At the time I cared for hospital inpatients as well as my outpatient practice, so I tended to leave my health concerns secondary to those of my patients. My wife, an ER nurse, listened with a stethoscope one day in late February and told me my breath sounds were abnormal at the base of my right lung. I was on call that weekend for hospital inpatient coverage and I developed a high fever. I called my family doctor, a close friend of mine, and asked for a chest x-ray. It showed a right lower lobe infiltrate, probably pneumonia. I felt sick enough that for the first time in 18 years, I called a colleague and asked him to complete my call rotation. By the next day, I felt well and the fever was gone. I probably would not have gotten things checked again except that the following weekend I developed severe chills. A repeat chest x-ray showed the pneumonia had not improved despite the fact that I had felt better for the entire week in between. We did another course of antibiotics and then repeated the chest x-ray. The infiltrate was still there so it was onto a CT scan. This did not show a solid mass but pretty well the entire right lower lobe looking like an infiltrate/infection. But now I felt well. I scheduled an appointment with a local pulmonologist I trusted for follow-up.

Cancer was still the last thing on my mind. I was more suspicious that I probably had a fungal infection. I still suspected my cancer risk was extremely low. When I saw the pulmonologist and told him about the extremely salty sputum, he immediately said that was a hallmark for bronchioloalveolar cell (BAC), a subtype of non-small cell adenocarcinoma of the lung. That was at least reassuring because BAC has a better prognosis. Interestingly, my PET scan barely lit up. It only showed a right lower lobe abnormality, no other involvement. (The fact that the PET scan doesn’t show much uptake from my cancer does limit my ability to follow it with PETs now, however.)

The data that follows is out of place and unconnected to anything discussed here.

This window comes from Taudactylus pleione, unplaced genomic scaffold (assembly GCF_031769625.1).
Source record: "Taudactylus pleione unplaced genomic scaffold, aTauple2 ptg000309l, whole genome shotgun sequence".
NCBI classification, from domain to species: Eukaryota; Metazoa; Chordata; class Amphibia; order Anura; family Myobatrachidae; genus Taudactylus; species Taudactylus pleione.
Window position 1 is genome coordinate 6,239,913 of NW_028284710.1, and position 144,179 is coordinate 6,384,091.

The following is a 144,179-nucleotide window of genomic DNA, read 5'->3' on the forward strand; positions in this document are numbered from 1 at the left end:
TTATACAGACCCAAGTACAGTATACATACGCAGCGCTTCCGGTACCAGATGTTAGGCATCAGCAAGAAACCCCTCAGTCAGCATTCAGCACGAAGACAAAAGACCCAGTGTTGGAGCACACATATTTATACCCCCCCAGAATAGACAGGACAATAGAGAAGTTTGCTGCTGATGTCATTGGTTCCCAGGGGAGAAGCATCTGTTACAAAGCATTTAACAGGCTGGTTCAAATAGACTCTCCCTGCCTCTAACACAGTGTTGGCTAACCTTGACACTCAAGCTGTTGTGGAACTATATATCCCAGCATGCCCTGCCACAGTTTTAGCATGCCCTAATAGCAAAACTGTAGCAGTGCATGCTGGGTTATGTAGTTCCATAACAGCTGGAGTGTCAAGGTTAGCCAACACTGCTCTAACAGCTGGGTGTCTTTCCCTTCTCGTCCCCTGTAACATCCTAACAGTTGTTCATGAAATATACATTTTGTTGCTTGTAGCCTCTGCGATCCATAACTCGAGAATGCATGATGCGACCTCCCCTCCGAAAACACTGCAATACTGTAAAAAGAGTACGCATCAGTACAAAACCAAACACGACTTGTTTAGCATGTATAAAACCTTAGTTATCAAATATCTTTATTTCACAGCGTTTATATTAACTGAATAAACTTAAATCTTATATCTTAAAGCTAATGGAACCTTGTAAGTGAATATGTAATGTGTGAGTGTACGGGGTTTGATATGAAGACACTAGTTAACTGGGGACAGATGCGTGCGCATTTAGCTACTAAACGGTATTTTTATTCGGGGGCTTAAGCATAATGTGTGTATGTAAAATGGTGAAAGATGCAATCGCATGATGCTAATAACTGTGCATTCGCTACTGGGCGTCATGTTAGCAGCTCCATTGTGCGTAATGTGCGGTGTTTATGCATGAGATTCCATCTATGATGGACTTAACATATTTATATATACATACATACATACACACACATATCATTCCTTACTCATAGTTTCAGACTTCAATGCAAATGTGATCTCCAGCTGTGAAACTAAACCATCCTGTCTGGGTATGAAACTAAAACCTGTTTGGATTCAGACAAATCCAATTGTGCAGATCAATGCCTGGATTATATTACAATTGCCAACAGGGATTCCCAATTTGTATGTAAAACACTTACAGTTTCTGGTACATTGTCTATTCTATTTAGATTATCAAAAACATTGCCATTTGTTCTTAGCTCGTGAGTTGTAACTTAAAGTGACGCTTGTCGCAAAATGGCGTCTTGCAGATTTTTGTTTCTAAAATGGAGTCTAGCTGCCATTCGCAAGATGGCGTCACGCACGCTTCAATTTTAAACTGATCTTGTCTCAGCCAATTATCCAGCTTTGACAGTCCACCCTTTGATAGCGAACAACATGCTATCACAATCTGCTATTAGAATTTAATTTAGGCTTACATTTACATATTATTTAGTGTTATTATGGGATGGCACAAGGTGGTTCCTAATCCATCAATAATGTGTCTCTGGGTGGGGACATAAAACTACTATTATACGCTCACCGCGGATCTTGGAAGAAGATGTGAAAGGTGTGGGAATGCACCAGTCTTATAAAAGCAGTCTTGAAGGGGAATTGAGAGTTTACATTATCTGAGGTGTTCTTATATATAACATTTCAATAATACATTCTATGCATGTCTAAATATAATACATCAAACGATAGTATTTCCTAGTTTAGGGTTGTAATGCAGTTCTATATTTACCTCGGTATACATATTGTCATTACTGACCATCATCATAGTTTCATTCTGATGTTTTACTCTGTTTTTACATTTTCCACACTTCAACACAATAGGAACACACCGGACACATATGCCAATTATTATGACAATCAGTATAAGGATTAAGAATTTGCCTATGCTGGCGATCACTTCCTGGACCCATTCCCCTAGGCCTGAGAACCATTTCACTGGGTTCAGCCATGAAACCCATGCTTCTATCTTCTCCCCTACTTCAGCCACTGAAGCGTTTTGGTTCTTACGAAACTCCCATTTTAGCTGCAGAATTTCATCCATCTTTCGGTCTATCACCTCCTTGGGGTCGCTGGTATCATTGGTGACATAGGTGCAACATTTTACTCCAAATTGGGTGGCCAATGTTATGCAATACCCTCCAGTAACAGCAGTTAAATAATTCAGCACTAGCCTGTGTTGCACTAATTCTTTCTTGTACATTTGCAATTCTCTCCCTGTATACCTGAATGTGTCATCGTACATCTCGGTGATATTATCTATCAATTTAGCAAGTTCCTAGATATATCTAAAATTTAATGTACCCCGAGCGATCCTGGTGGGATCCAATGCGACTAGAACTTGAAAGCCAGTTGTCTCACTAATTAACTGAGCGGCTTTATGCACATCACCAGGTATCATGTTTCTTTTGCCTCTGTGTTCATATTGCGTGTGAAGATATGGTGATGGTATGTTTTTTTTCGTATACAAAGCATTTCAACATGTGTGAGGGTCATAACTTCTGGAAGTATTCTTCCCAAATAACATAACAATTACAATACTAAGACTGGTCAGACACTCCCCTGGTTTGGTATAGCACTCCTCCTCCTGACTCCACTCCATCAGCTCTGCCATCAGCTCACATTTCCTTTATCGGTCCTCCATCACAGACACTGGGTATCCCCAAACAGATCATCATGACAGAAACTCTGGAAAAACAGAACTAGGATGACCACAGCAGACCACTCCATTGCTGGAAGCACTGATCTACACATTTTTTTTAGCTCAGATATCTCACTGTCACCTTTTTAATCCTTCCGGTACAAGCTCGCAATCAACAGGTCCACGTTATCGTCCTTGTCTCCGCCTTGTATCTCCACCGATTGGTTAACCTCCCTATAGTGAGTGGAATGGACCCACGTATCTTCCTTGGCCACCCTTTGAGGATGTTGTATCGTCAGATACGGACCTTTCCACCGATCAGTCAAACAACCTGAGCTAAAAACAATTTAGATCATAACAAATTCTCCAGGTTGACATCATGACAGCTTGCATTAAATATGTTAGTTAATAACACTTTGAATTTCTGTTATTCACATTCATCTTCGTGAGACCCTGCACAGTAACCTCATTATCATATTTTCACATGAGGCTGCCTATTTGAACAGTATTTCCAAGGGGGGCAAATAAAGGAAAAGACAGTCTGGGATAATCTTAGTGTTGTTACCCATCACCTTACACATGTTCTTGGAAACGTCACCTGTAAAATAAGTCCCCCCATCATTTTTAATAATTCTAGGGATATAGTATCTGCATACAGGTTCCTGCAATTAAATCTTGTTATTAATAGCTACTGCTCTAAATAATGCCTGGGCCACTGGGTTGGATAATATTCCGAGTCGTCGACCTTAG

I met with a thoracic surgeon at a major national hospital who also had a fellowship in thoracic oncology. I underwent mediastinoscopy and my nodes were negative so it was recommended I undergo a right lower lobectomy. The hope was that would be curative for my suspected stage I disease. He did have me see a thoracic oncologist at his institution as well. When I asked about five-year prognosis, he very tersely said “50-50” (for those thinking about entering the medical field, bedside manner should be at least 70% of the quality of the care you provide.) Subsequently on May 22, 2013, my wedding anniversary, I underwent a right lower lobectomy. Intraoperative pathology showed there was also a tumor in the middle lobe so that was removed as well. So I came out of the OR now knowing that my cancer was stage III. The final pathology showed it was a mixed adenocarcinoma but had some bronchioloalveolar cell features, and it was EGFR exon 19 deletion mutation positive.

I initially followed with my local oncologist, an exceptionally skilled and caring individual. He did recommend that I have Foundation One genomic testing done on my tumor, and he arranged this to check for other DNA mutations. There was only one other mutation which was something rare that’s not currently targetable. At that time, the protocols called for chemotherapy so I started treatment with Cisplatin and Alimta about four weeks after surgery. I return to work in my primary care practice part-time about eight weeks after surgery while still undergoing chemotherapy.